Emily E Stackpole

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Loss of Fragile X mental retardation protein (FMRP) leads to Fragile X syndrome (FXS), the most common form of inherited intellectual disability and autism. Although the functions of FMRP and its homologs FXR1P and FXR2P are well studied in the somatodendritic domain, recent evidence suggests that this family of RNA binding proteins also plays a role in the(More)
General anaesthetics are proposed to cause unconsciousness by modulating neuronal excitability in the mammalian brain through mechanisms that include enhancement of inhibitory GABA(A) receptor currents and suppression of excitatory glutamate receptor responses. Both intravenous and volatile agents may produce neurotoxic effects during early postnatal rodent(More)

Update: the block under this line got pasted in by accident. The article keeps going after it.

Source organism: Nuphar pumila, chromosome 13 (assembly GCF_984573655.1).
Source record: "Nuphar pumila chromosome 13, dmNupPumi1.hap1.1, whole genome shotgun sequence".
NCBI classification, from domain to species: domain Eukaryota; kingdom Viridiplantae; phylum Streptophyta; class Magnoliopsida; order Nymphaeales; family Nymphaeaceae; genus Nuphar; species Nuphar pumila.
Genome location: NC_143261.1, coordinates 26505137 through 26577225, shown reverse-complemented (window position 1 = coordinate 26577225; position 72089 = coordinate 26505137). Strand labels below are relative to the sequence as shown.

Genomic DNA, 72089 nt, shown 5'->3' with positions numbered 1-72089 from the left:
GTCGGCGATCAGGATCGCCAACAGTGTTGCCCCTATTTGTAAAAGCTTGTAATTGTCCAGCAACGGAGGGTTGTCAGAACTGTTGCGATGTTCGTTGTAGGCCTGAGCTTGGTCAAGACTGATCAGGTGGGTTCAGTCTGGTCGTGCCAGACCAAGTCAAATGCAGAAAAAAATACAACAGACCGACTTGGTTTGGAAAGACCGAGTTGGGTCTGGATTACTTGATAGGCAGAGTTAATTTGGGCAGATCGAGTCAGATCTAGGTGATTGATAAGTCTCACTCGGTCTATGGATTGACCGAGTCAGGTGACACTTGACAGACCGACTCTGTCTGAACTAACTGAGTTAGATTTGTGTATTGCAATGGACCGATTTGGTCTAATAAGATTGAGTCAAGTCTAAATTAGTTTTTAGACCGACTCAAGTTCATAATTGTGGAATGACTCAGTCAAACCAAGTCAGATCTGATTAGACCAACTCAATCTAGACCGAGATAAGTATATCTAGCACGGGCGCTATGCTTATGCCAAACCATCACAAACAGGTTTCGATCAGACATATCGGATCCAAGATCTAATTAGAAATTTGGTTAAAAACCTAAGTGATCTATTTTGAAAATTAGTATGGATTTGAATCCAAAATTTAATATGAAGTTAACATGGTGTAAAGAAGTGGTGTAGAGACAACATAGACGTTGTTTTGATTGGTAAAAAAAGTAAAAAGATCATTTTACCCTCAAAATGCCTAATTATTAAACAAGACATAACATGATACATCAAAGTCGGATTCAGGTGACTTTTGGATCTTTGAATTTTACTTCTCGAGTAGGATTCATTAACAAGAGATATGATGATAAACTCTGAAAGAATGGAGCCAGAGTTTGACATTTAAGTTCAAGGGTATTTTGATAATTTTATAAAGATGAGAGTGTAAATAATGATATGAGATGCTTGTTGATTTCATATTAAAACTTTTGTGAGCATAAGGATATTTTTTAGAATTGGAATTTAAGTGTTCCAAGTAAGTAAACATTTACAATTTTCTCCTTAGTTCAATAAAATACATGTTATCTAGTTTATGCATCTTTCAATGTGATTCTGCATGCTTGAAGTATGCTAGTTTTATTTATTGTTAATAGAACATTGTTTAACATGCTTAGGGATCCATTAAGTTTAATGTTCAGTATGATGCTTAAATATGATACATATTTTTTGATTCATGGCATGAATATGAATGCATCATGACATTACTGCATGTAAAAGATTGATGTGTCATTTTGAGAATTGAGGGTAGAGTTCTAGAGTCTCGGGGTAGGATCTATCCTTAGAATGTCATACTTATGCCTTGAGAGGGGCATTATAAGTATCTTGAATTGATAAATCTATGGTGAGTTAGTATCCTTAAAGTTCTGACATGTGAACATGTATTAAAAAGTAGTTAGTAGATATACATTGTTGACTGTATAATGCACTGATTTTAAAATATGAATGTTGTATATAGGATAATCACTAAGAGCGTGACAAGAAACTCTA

Fragile X syndrome (FXS) is the most common cause of inherited intellectual disability and is characterized by cognitive impairments and altered sensory function. It is caused by absence of fragile X mental retardation protein (FMRP), an RNA-binding protein essential for normal synaptic plasticity and function. Animal models have provided important insights(More)
Fragile X syndrome, the leading cause of inherited intellectual disability and autism, is caused by loss of function of Fragile X mental retardation protein (FMRP). FMRP is an RNA binding protein that regulates local protein synthesis in the somatodendritic compartment. However, emerging evidence also indicates important roles for FMRP in axonal and(More)
Gld2, a noncanonical cytoplasmic poly(A) polymerase, interacts with the RNA binding protein CPEB1 to mediate polyadenylation-induced translation in dendrites of cultured hippocampal neurons. Depletion of Gld2 from the hippocampus leads to a deficit in long-term potentiation evoked by theta burst stimulation. At least in mouse liver and human primary(More)
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